More on the 'cladistics' of sequences
pierre.deleporte at UNIV-RENNES1.FR
Thu Jun 10 19:16:15 CDT 2004
A 12:22 10/06/2004 -0400, John Grehan wrote:
>Meaning that most of the characters for orangutans and humans do not
>occur at all in the same state in any other primates.
Clear enough = uniform character state in all outgroups. Lucky if you find
many of such characters. Risky if you discard other ones.
>I don't have any strong opinion on whether 'cladistic' programs are of
>themselves phenetic or not although at least one cladist has suggested
>to me his view that parsimony analysis is just a version of phenetics.
Never believe "one" cladist. They evolve and radiate a lot. Some "cladists"
effectively rediscovered phenetics (Jaccard index). They belong to some
trends of the "pattern cladistics" school, which is not evolutionary, thus
you shouldn't bother if your own goal is phylogeny inference. Of course
they don't perform standard cladistic analysis, but they call themselves
"cladists". You better document and make up your own mind. Always.
>Yes there are three characters that may be apomorphic with respect to
>humans and orangutans, but also have representation in outgroup species.
Thus they can be either convergent, or synapomorphies at a deeper node. No
other way. And unfortunately it's not written on the characters. Better
enlarge your analysis.
>One involves thick dental enamel which is found in a couple of monkeys,
I heard of a problem of the nature of the enamel. Why would one retain
thickness, if it's not the same enamel? How do you code: thick enamel of
kind 1, and thick enamel of kind 2? Unless we assume that there is a
homologous physiological mechanism controlling for thickness of enamel,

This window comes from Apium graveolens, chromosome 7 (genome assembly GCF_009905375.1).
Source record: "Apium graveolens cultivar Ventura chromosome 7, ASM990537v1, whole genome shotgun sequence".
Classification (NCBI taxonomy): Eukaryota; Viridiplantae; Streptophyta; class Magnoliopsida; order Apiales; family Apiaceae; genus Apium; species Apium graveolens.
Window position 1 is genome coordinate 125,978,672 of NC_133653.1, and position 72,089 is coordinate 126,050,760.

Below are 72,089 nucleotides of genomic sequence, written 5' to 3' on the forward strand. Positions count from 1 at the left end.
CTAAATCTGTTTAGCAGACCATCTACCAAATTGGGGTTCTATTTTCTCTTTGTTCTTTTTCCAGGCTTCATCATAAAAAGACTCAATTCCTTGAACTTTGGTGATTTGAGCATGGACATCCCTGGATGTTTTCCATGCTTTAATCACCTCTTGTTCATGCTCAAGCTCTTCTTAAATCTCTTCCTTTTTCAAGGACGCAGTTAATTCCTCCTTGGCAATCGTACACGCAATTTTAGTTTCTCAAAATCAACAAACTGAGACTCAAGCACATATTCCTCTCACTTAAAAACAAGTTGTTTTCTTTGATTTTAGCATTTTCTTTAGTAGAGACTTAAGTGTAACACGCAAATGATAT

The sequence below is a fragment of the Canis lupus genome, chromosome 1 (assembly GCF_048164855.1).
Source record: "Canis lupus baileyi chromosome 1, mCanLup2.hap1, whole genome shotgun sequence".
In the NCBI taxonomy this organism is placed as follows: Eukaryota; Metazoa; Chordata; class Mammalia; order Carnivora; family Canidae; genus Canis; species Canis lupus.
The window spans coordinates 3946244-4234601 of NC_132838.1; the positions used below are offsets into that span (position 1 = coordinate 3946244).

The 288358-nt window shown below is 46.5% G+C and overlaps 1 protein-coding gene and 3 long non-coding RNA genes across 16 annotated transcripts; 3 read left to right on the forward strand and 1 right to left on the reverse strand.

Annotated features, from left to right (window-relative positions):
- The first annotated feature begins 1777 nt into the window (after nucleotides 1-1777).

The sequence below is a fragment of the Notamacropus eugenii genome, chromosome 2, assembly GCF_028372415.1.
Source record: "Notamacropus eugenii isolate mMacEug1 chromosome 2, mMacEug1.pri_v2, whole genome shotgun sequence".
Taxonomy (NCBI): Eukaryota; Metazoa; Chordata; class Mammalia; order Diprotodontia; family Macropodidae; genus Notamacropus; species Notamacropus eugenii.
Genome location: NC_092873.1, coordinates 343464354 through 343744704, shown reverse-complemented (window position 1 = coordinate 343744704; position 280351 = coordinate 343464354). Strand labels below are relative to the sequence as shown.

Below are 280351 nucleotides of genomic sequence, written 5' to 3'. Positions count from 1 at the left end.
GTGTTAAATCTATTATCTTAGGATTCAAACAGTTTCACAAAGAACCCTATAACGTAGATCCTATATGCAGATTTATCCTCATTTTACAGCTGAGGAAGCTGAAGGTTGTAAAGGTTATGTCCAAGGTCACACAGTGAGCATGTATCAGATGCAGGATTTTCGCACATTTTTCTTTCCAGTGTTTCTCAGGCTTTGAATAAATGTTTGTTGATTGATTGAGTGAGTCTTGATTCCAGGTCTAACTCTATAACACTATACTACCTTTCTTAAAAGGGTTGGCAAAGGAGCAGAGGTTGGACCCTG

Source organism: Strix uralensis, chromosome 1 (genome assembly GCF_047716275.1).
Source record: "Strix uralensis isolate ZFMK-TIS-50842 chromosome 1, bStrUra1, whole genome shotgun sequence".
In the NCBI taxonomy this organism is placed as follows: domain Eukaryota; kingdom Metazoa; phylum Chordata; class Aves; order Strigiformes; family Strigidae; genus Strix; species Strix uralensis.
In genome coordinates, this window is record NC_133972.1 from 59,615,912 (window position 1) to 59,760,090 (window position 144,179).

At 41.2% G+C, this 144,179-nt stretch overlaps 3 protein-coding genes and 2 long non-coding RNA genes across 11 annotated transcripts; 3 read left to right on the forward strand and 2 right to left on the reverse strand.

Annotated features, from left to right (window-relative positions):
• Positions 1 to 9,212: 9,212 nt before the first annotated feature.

identical even for different kinds of enamel... Anyway you can hardly
consider enamel thickness and ignore enamel structure. It thickness groups
Homo with Pongo, but structure groups Homo with Pan... Matter to think about...
>the other two is the lack of estrus and the lack genital swelling during
>the menstrual cycle. I agree with your point that one could include
>these taxa to see what influence it has on the ingroup analysis - the
>latter two characters in particular if one could get an accurate enough
>documentation of the feature for outgroup species.
You get the point absolutely well.
>Now I realize that programs can sort out possibilities like this
>according to the criteria set for character matching. However, one could
>also establish an argument for characters in the first place.
Yes, but this is what everybody does while using a program: the argument
for characters is given in the first place by feeding the analysis with the
different outgroups, exactly as we just discussed the point, and agreed on.
You can make the argument by hand. But the program makes it for you exactly
the same way, just because the programmer made the program to follow this
And for molecules too.
>As before, I do not reject the programs. Sorry if I gave that
>impression. I think all I was saying is that the programs are just
Yes, including your very own cladistic recipes.
>what they do follows from the assumptions about the
>characters in the first place so if the characters are not already
>limited to apomorphic features then the result may be just a 'cladistic'
>analysis of phenetic characters.
But your own characters are not limited to apomorphic features. There is
thin enamel and thick enamel for instance in your very data set. This makes
two features. You try to put thin enamel close to thin enamel, and thick
enamel close to thick enamel, right? (note that this is one and the same
action: grouping the ones automatically separates them from the others.
Group thick ones, or group thin ones, the result is the same for the
unrooted topology. Maybe you missed this basic point).
But you use only thick enamel to tend to support the rooting of Homo with
Pongo as a monophyletic group, right?
Well, the programs do just that.
People put characters in the analysis. Like you. These characters have
different states. Like yours. Outgroups are labelled a priori, like you do.
Hence putative polarity of characters relative to outgroups is fixed a
priori, with some possible ambiguities, like for your own characters. The
program optimizes the solution considering all the states of affairs
according to cladistic rules. Like you do, like you just stated it above.
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